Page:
Grind your Beans

In one of my previous articles, I wrote that the cheapest way to get more out of your coffee was to buy a kitchen scale. Hopefully you did and now you are having a more consistent cup or maybe you are playing around with different ratios to see what you like best!

After you buy your kitchen scale, your next move definitely needs to be a grinder. I know that not everyone has a coffee grinder, you might not feel that you need one if you are only drinking one cup a day. I would argue the opposite. Once the coffee is put through a grinder, it almost immediately begins to lose favor. It’s no different from grilling a chicken breast; if you cut into the chicken too soon or too many times, a lot of that flavor is wasted and never makes it to the plate. It’s the same idea with coffee. The longer you wait to use the coffee after it has been ground, the more flavor you never taste in your cup. If you look on our website, you’ll see that we do offer to grind you coffee if you do not own a coffee grinder — that is because we want to meet you where you are on your coffee drinking experience. If you don’t own a coffee grinder, our coffee will still taste great when it is delivered to your door, but it could be even better if you grind the beans yourself.

My recommendation is to buy a burr grinder. I know that blade grinders are cheaper, but they do a poor job of executing an even grind, which is what you want for your coffee. A burr grinder has a hopper on top that you put the whole bean coffee in to before grinding. When you have put the coffee in the hopper and turned on your machine, the coffee will be sent through the burrs to be ground to the size you have chosen. The good thing about burr grinders is that you get to choose how coarse or fine your coffee will be. If you want to make a pour over, you can set a medium grind and get a nice even and consistent grind perfect for your v60. Or if you want to make a cold brew, you can get a nice coarse grind that will do well steeping for a long time. This is different from a blade grinder because in a burr grinder, once the coffee is ground, it goes into a separate chamber so that it won’t continue to be ground. With a blade grinder, consistency is nearly impossible since the coffee stays in the same chamber as the blade for the duration of the grind.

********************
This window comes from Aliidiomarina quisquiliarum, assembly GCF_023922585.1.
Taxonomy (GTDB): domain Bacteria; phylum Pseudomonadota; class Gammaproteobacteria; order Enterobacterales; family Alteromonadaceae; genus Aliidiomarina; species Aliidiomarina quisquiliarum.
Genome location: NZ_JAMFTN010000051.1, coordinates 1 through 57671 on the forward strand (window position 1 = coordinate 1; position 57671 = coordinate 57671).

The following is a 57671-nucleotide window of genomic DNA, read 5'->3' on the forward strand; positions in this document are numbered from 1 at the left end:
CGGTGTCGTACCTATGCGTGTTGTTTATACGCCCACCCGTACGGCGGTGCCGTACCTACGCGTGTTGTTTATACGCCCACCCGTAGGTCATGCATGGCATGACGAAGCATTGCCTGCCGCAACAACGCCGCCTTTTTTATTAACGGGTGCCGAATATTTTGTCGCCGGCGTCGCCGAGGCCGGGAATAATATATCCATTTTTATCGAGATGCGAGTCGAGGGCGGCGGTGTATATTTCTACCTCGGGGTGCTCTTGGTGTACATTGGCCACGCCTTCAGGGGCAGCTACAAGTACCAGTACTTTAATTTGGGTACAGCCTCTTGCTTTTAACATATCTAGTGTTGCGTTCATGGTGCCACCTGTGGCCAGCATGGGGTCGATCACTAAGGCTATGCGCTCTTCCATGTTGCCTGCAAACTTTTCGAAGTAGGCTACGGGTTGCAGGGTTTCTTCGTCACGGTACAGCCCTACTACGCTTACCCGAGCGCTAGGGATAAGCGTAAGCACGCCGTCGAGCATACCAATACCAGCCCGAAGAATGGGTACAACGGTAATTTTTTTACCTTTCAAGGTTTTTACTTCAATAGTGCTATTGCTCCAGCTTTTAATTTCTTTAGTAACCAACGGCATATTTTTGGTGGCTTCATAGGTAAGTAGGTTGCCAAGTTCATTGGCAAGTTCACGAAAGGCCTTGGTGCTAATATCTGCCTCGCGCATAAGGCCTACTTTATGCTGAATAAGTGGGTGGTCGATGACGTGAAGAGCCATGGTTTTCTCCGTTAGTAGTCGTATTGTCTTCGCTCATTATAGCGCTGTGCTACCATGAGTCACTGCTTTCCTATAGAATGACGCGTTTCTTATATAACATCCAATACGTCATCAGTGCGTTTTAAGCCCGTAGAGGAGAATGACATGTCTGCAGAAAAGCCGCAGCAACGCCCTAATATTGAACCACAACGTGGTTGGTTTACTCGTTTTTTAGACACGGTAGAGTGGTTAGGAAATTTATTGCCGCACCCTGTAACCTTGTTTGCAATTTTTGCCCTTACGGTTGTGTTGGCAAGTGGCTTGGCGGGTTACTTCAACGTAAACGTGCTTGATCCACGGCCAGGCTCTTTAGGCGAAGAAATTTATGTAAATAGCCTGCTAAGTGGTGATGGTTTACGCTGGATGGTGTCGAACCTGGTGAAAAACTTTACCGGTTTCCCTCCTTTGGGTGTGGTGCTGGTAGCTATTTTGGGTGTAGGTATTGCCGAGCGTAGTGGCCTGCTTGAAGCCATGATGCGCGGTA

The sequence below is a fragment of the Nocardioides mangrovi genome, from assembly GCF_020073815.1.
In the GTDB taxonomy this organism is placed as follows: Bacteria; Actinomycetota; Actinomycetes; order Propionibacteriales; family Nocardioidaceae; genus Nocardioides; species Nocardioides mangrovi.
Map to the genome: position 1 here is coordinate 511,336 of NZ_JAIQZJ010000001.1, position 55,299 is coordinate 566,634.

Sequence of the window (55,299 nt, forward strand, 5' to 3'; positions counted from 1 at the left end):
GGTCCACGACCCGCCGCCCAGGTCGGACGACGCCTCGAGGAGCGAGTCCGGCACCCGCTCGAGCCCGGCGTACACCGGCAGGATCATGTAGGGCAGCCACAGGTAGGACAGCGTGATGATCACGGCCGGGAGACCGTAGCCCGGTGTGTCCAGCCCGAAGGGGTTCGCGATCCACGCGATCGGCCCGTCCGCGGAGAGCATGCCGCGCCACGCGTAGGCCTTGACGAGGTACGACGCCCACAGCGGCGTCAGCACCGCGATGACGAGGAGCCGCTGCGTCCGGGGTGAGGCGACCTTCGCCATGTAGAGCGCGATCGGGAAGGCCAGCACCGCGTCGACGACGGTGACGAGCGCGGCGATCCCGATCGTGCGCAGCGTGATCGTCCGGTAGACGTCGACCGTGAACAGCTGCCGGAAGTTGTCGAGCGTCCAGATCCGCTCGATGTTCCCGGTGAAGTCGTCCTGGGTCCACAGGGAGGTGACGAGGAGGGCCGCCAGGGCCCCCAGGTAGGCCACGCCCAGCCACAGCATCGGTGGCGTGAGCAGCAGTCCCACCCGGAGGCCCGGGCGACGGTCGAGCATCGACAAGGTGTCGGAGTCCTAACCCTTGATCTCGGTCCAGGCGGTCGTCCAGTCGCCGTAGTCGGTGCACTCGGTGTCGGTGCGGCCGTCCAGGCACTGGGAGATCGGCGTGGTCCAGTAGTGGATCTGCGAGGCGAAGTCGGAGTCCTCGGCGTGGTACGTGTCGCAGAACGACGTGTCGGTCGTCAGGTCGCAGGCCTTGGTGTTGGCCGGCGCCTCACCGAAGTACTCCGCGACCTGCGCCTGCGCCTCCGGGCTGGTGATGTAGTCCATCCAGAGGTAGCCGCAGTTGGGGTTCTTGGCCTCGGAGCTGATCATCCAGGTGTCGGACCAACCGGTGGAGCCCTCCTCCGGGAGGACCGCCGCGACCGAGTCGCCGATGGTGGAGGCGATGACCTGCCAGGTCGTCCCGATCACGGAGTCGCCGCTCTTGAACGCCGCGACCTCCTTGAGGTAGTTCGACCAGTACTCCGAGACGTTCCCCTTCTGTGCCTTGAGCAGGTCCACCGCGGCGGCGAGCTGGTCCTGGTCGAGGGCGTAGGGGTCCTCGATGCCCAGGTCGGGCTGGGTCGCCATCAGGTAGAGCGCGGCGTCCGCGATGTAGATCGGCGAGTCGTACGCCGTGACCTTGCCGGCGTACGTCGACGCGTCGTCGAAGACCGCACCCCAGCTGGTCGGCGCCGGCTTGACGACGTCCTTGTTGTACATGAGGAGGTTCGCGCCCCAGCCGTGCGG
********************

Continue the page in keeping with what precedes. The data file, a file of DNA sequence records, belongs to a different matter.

As far as prices go…there are a lot of options.

 

If you are a one-cup-a-day person or just want a cheaper option, don’t kill you budget because trust me, you can. 

 

https://www.amazon.com/KRUPS-GX5000-Grinder-Electric-Selection/dp/B0161Q2RUM/ref=sr_1_14?keywords=burr+grinder&qid=1555553890&s=gateway&sr=8-14 

 

If you want a mid-grade and ultra reliable grinder, give this a look. (This is what I have and I love it):

 

https://www.amazon.com/Baratza-Encore-Conical-Coffee-Grinder/dp/B007F183LK/ref=sr_1_6?keywords=burr+grinder&qid=1555554089&s=gateway&sr=8-6

 

And then from there, you can spend all the money in the world. But the point of this article is to stress the importance of buying your own grinder. If you’re investing money into buying specialty coffee, make the most of it and get yourself a grinder.

 

- Jimmy D. 

1 comment

  • Great news! It is a great article and the coffee is The Best!

    Rita Buckels

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